“If there’s something that you’re wondering about or that you think others in the brain tumor space could learn from, you can tweet it and tag it with #BTSM, and you’ll get thoughts and support from the community,” Adam says.

Thinking and talking about brain cancer

Adam says that his background in philosophy has helped shape his approach to glioblastoma treatment. As a graduate student studying the philosophy of science, he developed an acute sense of the limits of human knowledge and understanding.

“I was equipped with this humble way of viewing scientific theories that taught me to ask questions and never be too confident in the answers, knowing that throughout history, our theories have been evolving,” Adam says.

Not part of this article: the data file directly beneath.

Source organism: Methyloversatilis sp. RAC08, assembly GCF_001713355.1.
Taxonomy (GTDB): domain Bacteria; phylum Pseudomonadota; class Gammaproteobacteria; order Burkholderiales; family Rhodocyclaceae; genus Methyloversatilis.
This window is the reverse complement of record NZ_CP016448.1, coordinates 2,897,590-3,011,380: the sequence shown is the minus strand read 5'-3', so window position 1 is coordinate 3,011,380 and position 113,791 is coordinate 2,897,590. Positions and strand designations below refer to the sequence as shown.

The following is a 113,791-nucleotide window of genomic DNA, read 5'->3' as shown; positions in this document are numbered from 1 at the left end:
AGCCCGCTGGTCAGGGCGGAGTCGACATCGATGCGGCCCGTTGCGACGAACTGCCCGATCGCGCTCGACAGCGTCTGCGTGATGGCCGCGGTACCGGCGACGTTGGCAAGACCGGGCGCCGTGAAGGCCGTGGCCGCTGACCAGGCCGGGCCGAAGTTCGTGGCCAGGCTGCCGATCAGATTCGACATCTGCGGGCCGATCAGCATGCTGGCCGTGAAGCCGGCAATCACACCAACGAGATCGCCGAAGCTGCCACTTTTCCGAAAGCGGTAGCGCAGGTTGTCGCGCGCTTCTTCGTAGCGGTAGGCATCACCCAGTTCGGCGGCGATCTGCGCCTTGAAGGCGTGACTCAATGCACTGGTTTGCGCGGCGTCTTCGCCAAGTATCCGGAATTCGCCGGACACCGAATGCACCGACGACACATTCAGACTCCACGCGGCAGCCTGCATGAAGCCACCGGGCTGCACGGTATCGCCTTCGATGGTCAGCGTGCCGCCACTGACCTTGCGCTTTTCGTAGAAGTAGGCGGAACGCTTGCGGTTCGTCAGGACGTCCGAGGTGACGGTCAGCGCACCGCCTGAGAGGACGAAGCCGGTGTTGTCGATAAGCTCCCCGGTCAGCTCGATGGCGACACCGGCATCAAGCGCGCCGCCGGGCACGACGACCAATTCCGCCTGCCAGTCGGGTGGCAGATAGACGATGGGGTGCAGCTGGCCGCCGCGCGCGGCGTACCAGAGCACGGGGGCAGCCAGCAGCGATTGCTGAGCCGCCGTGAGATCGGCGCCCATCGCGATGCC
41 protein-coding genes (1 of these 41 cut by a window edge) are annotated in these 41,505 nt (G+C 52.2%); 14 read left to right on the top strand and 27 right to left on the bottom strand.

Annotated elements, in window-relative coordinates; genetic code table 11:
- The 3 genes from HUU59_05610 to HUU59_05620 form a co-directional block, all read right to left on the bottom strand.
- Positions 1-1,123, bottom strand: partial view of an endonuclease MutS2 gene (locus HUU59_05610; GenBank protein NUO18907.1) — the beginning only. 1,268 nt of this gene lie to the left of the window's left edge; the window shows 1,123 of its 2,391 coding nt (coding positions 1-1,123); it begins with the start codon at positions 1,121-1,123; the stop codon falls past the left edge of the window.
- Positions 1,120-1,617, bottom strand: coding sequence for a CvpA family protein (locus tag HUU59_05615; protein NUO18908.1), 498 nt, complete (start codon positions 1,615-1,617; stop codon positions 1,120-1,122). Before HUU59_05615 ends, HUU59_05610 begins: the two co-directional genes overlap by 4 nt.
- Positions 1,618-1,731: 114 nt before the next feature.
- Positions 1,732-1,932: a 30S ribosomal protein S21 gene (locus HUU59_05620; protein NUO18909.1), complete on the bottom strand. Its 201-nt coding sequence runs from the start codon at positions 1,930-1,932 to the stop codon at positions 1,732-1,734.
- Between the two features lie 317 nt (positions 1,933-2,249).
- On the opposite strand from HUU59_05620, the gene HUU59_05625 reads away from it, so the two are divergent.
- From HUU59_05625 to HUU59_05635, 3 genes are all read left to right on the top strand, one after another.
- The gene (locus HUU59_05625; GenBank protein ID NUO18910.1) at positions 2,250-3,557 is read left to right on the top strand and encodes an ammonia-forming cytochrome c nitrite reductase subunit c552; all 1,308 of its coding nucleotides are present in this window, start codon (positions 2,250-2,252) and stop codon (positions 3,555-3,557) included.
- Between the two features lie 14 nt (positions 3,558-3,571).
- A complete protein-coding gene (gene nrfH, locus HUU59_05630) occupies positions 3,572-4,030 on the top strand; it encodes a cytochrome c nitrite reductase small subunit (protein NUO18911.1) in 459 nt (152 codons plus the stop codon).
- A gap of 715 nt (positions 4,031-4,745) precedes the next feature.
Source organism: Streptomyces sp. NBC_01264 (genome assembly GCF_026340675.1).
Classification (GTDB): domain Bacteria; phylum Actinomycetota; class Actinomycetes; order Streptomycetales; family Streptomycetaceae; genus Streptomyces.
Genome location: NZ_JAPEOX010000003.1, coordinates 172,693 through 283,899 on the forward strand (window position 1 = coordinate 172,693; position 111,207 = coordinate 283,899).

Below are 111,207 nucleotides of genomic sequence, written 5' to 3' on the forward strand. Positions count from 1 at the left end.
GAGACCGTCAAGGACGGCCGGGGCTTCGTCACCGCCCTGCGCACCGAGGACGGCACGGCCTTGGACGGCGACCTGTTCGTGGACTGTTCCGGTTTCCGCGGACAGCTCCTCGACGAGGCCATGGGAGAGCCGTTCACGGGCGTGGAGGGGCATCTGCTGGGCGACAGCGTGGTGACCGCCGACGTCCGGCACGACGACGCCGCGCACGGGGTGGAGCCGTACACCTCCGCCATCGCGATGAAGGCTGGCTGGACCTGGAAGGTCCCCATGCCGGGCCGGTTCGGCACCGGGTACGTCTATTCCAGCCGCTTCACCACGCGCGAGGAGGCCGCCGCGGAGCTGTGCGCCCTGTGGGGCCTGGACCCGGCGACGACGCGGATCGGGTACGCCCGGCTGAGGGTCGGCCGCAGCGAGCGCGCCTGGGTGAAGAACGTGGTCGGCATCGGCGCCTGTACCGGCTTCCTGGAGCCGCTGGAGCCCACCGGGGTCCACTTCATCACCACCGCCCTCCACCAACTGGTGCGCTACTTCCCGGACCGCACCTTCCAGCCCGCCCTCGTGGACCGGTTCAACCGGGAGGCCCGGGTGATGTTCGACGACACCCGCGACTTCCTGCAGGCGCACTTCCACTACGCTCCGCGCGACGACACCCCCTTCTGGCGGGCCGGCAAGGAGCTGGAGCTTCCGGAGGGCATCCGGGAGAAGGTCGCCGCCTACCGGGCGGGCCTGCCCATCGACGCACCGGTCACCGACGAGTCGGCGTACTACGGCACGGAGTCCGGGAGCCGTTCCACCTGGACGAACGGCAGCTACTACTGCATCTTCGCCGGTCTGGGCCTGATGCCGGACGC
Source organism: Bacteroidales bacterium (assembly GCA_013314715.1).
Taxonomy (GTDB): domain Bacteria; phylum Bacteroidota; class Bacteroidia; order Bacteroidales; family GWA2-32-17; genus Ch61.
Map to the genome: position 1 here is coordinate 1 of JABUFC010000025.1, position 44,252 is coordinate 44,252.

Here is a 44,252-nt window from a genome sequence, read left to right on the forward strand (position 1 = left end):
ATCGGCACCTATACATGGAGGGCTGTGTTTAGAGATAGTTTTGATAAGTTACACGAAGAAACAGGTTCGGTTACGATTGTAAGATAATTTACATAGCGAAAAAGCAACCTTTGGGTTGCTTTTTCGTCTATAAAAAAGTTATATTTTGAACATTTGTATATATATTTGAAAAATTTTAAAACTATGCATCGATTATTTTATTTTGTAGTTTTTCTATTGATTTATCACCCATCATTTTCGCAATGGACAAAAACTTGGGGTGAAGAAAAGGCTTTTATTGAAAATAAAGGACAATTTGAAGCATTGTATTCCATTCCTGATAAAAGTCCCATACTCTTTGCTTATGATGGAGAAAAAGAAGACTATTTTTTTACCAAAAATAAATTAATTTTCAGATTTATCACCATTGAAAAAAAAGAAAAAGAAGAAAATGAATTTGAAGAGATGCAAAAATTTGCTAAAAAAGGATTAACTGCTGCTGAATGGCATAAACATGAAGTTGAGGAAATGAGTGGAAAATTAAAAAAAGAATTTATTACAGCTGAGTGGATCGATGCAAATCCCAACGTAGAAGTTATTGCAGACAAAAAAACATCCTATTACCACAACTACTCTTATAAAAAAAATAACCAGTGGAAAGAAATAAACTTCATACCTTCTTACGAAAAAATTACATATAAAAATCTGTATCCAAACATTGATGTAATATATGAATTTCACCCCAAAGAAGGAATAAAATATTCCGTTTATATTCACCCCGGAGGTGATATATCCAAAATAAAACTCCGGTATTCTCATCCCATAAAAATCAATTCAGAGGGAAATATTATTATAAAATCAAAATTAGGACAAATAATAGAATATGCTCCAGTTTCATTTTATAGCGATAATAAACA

“So when I received my diagnosis, I was able to push past the doom of wondering what would happen to me. I realized that I didn’t have to be defined by whatever I was reading about the latest glioblastoma research since it is always transforming, and I could focus on how I would approach it.”

Adam has also taken a thoughtful approach to discussing brain cancer with his kids. He has found ways to frame his disease using words and ideas his kids can understand, instead of avoiding the topic altogether.

For instance, when Adam was recovering from his surgery, his five-year-old son expressed his concern about his dad’s wellbeing. Off the top of his head, Adam came up with the idea to compare his surgical incision and staples to a knee-scrape—a concept familiar to most kids.